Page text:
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No Penalty for Failure to Provide Exchange Notice
09/13/2013

In a single FAQ posted to its website this week, the DOL acknowledged that "there is no fine or penalty under the law" for failing to provide the notice to employees describing the public insurance exchanges (or "Marketplaces"). Many of us had come to this conclusion already, so it was not entirely a new development. But at a minimum it provides some further comfort that there will not be a serious consequence to employers who might foot-fault on the requirement (e.g., overlook an employee when distributing the notice). 

Does this lack of a penalty give employers license to willfully ignore the notice requirement? It could be interpreted that way. After all, if the police said they would no longer issue speeding tickets, would anyone feel compelled to pay attention to the signs?

But I don't recommend taking it too far. Here are at least three reasons complying with the requirement may be important even in the absence of an express penalty.

  1. The DOL will still be looking for evidence of compliance with the requirement. We won't know this for sure until after October 1, but I suspect when the EBSA folks at DOL open an audit and send out their standard (and quite lengthy) list of documents to be reviewed in connection with the audit, the exchange notice will be on the list. If you can't produce evidence that you distributed it, you are likely to receive a stern talking-to. Worse still, if the failure appears to be willful or egregious, the DOL may be less willing to exercise its discretion to be lenient on other compliance issues that may be discovered in the audit.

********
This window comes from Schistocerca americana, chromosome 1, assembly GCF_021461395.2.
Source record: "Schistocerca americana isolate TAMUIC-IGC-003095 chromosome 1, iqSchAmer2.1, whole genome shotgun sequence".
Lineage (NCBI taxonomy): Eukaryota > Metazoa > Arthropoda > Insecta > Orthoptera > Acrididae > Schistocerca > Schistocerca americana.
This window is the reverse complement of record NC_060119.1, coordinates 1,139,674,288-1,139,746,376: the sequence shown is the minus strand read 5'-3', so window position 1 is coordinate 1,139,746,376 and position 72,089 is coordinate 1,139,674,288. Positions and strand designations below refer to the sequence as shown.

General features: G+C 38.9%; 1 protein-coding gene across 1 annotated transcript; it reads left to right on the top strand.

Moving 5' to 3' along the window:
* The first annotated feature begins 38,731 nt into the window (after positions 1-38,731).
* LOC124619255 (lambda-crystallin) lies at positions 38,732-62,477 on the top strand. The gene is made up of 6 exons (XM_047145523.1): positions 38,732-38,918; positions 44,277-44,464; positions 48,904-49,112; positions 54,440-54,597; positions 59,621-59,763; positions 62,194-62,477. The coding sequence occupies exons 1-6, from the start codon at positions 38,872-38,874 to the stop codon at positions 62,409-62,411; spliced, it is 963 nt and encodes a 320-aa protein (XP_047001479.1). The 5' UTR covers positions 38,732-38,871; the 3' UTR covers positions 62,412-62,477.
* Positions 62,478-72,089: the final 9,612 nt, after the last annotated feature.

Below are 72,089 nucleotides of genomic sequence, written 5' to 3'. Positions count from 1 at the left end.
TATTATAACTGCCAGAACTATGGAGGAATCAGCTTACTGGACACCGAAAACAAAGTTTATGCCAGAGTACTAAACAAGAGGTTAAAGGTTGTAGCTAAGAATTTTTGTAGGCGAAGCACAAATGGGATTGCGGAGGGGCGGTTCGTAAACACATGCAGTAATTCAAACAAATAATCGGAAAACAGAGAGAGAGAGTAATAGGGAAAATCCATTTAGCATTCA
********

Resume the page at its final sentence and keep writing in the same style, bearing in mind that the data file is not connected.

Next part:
2. The notice contains information that employees may need. Part B of the model notice, as well as the "employer coverage tool" information on the model notice for employers who offer a health plan, provides employees with information they will need to complete an application for exchange-based coverage. If you have employees who may be considering obtaining coverage through the exchange, you may be able to preempt future information requests by providing them with a completed notice now.
  3. ERISA fiduciaries are held to a high standard. Let's say the employer obligated to distribute the notice is also a plan fiduciary - maybe the "plan administrator" for purposes of ERISA. The failure to comply with a legal obligation (even one for which there is no direct penalty) might be deemed a per se breach of fiduciary duty. Whether any damage would result from that breach is debatable. But do you want to be the test case for that theory?

As a reminder, the exchange notice is required to be distributed to existing employees by October 1.

For additional information on the notice requirement, see our prior coverage here.

 


Editors
Don Berner Image
Don Berner, the Labor Law, OSHA, & Immigration Law Guy
Boyd Byers Image
Boyd Byers, the General Employment Law Guy
Jason Lacey Image
Jason Lacey, the Employee Benefits Guy
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